They also found out that saliva or capillary blood hormone test will show a strong evidence of absorption. But, they were not deterred. They are still pushing the propaganda by discrediting saliva test itself by saying that saliva hormone levels do not correlate with plasma hormone levels[7]. No logic or data is presented in support. It is just an inconvenient fact that they want to ignore.
First, saliva test was used simply to show that a plenty of progesterone gets absorbed[8]. The timeline and the amount of hormones that show up in saliva after application is a separate issue. Besides, since when did the plasma hormone test become a reliable indicator of progesterone action in women's body? There are plenty of evidences to prove it is not (Trévoux, et al. 1986[9], Sojo-Aranda et al. 1988[10], Friedler et al. 1999[11], Tavaniotou et al. 2000[12], C Ficicioglu et al. 2004[13]). Yet they argue the lack of correlation with the plasma progesterone level discredit the saliva test (I can argue the exact opposite; The lack of correlation discredits the plasma hormone tests). By making these disingenuous baseless arguments, they are discrediting themselves.
Evidently, some of them became so disparate as to make up lies[14] about late Dr.John R. Lee who dedicated his retirement years to educate the world the importance of progesterone in women's health and how safe and easy it is to maintain hormonal balance and health using over the counter natural progesterone cream, while pointing out the danger of fake hormones used in birth control pills and conventional HRT. It is not hard to imagine, that very fact --easy, safe, inexpensive, and effective-- could be the exact reason why some in the drug industry and medical establishment try so hard to discredit its use. Over the counter natural progesterone cream can be a serious competition that can affect their bottom lines.
Transdermal application of steroid-sex hormones are not limited to natural progesterone cream and all steroid-sex hormones are of similar size and structure. Transdermal applications such as Cortisone cream, estrogen and testosterone (both fake and real) in patch/cream/gel/oil/spray form, fake progesterone/estrogen patch for contraceptives, vaginal rings/gel/cream containing natural progesterone and estradiol have been FDA approved, and known well absorbed. So if they want to claim natural progesterone in cream form some how can not be absorbed and ineffective, they need to demonstrate the biological mechanism of why natural progesterone alone behaves differently. Anything short of that should be rejected.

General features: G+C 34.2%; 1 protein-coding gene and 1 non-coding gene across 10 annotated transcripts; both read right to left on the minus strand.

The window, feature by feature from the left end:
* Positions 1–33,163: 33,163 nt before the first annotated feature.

When they realized there is no scientific basis to argue that progesterone cream cannot be absorbed, instead of calling to ban the fake hormones that have been proven dangerous, they started to argue there is no evidence that natural bio-identical hormones are safer than fake hormones that have been proven dangerous, and until some large scale experiments are conducted, you need to assume they are equally dangerous[15] and need to control them the same way (meaning no over the counter products should be allowed). They are trying to convince doctors as well as FDA that access to nature hormones should be restricted. FDA's move to restrict doctors' access to natural hormones through compounding pharmacy was defeated thanks to those who staid vigilant[16] [17].
Let's get it straight. We already have decades worth of research data on natural hormones. After all, they are exact bio-identical substances to what our body makes. That means every research that looked at endogenous hormone status of women from menarche to menopause and beyond is part of natural hormone research. It is disingenuous to pretend those research have no bearing on natural hormone supplementation.